Follow along: #ChooseToChallenge #IWD2021

This year's International Women's Day theme is choose to challenge. What challenge have you been grappling with in your work, how can we address it?

In my work at Gavi and also in previous roles, one thing has been constant. Gender norms prejudice biased power structures that hold women back in remote rural settings where education and literacy levels are low. We see girls struggling for their survival and their development.

But in those settings where women are participating in the labour force and are in highly paid jobs, we also see a different kind of glass ceiling. It is time for all of us to stand united on this and challenge those power structures and entrenched mindsets that prohibit society from taking full advantage of the unique talent that women bring. It is time for us to really harness the energy and versatility that so many women across the globe bring, whether it be those women who are a part of the informal market, those women who are fighting on the frontlines or those women who are in decision-making positions. It is important that all of us invest in enhancing understanding of these gender related issues, and then look for solutions.

Do women have a special role to play?

Women have a very special role to play. They form half of society. They bring unique abilities. They have to be bold, they have to be fearless. They have to dream big, and they have to give wings to their dreams and then they have to wake up and work hard in order to realize those dreams.

My key message would be for women to not disenfranchise themselves.

Why is it important for women to choose to challenge, and for them to be represented in positions of leadership? 

Women are equally as talented as men. They are also gifted with emotional intelligence. We have seen, particularly during the COVID pandemic. the ability of women to lead with character, courage and compassion. The ability of women to appreciate the human aspects of solutions to emerging problems is something extraordinary. And therefore, it is important that women get an equal share in leadership, which has long been associated with men and masculine traits. We have seen in many cases that female leadership makes a lot of difference, and that they bring forward human-centric design and solutions to intractable issues. They are able to lead with a lot of empathy and understanding, while in the process motivating and inspiring the people that they work with.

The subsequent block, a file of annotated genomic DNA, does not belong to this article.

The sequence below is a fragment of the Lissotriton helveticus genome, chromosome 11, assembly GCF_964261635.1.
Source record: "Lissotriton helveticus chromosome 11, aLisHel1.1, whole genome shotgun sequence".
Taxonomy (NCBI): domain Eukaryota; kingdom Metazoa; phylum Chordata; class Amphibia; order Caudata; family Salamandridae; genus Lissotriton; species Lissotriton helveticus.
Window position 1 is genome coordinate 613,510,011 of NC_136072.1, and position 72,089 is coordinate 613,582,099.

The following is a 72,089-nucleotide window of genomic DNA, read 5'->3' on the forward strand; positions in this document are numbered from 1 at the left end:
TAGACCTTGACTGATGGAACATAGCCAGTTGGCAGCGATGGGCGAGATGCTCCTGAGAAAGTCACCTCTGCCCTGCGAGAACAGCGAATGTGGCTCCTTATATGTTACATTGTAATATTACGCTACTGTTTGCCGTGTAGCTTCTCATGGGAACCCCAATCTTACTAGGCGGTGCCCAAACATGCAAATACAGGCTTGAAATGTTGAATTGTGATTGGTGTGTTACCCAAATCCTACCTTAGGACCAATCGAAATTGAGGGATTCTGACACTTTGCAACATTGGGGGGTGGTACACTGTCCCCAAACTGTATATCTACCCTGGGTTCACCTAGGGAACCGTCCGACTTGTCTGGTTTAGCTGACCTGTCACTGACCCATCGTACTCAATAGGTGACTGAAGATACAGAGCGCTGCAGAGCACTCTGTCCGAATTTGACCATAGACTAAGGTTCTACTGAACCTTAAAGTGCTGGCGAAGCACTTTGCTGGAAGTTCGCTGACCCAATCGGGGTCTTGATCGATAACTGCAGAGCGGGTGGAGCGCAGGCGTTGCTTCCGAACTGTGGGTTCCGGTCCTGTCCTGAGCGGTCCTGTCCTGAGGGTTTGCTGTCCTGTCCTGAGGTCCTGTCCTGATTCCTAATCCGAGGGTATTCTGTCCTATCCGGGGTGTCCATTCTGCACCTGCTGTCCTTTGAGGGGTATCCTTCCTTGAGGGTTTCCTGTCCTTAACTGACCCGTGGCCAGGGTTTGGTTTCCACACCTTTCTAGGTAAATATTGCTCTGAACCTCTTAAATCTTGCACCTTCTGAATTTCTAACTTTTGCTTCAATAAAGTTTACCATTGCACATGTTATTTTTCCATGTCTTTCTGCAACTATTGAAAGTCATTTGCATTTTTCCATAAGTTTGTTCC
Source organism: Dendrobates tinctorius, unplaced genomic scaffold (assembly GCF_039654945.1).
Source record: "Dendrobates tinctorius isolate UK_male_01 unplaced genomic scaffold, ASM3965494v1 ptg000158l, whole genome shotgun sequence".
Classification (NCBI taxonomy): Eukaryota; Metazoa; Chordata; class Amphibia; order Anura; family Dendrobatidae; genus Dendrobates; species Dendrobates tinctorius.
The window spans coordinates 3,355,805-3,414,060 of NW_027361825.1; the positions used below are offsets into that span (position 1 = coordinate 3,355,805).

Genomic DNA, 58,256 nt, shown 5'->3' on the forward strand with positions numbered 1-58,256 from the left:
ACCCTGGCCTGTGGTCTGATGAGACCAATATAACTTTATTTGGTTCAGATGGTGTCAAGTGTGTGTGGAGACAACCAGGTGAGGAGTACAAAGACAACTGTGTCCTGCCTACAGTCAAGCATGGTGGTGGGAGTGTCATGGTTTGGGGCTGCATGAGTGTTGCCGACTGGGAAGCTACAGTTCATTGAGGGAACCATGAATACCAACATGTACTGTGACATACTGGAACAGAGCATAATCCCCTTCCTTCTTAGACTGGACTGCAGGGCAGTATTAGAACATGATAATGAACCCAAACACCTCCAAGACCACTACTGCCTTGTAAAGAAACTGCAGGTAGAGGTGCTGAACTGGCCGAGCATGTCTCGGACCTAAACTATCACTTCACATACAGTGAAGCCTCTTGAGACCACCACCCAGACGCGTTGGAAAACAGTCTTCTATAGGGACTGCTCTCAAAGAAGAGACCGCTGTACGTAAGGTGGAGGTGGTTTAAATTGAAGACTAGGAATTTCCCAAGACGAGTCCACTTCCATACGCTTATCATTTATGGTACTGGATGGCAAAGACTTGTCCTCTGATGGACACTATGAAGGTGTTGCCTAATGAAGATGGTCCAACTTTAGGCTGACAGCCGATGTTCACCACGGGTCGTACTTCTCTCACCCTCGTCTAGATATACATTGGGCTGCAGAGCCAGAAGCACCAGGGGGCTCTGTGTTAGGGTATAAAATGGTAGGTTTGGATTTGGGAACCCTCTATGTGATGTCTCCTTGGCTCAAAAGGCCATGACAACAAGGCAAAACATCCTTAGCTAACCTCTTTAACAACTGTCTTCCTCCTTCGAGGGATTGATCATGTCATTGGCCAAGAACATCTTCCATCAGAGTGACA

When you think of a woman who chose to challenge, who comes to mind? What impact did she have?

In the course of my work, I have seen a lot of women working at the grassroots level. These are unsung heroes. I have seen the trials and tribulations they go through; their indomitable will, their capacity to lead against all odds. It is these women and girls who inspire me all the time. I have learned a lot from them, and they have reminded me that there is so much more to do. I’ve seen women who formed groups and teams to prevent child marriages. I’ve seen groups of women who prevented female feticide in my home country, India. I’ve seen women challenging for girls to be in schools and also complete their education. I've seen women agitating against domestic violence and sexual abuse of women, and I've also seen women providing competent leadership on education, health Rural Development poverty alleviation. These are for me those real life. Women heroes who would inspire, not just me, but a lot of other people that that they come in touch with.

If you had one piece of advice for a younger version of yourself, what would it be?

My key message would be for women to not disenfranchise themselves. They have to give themselves permission to dream big and to go after their dreams, not to be held back by the deep societal norms that work against them. And that requires courage. That requires struggle, but we all have to be prepared to wage those battles and not give others the permission to hold us back.

TOPICS: IWDGenderCOVID-19

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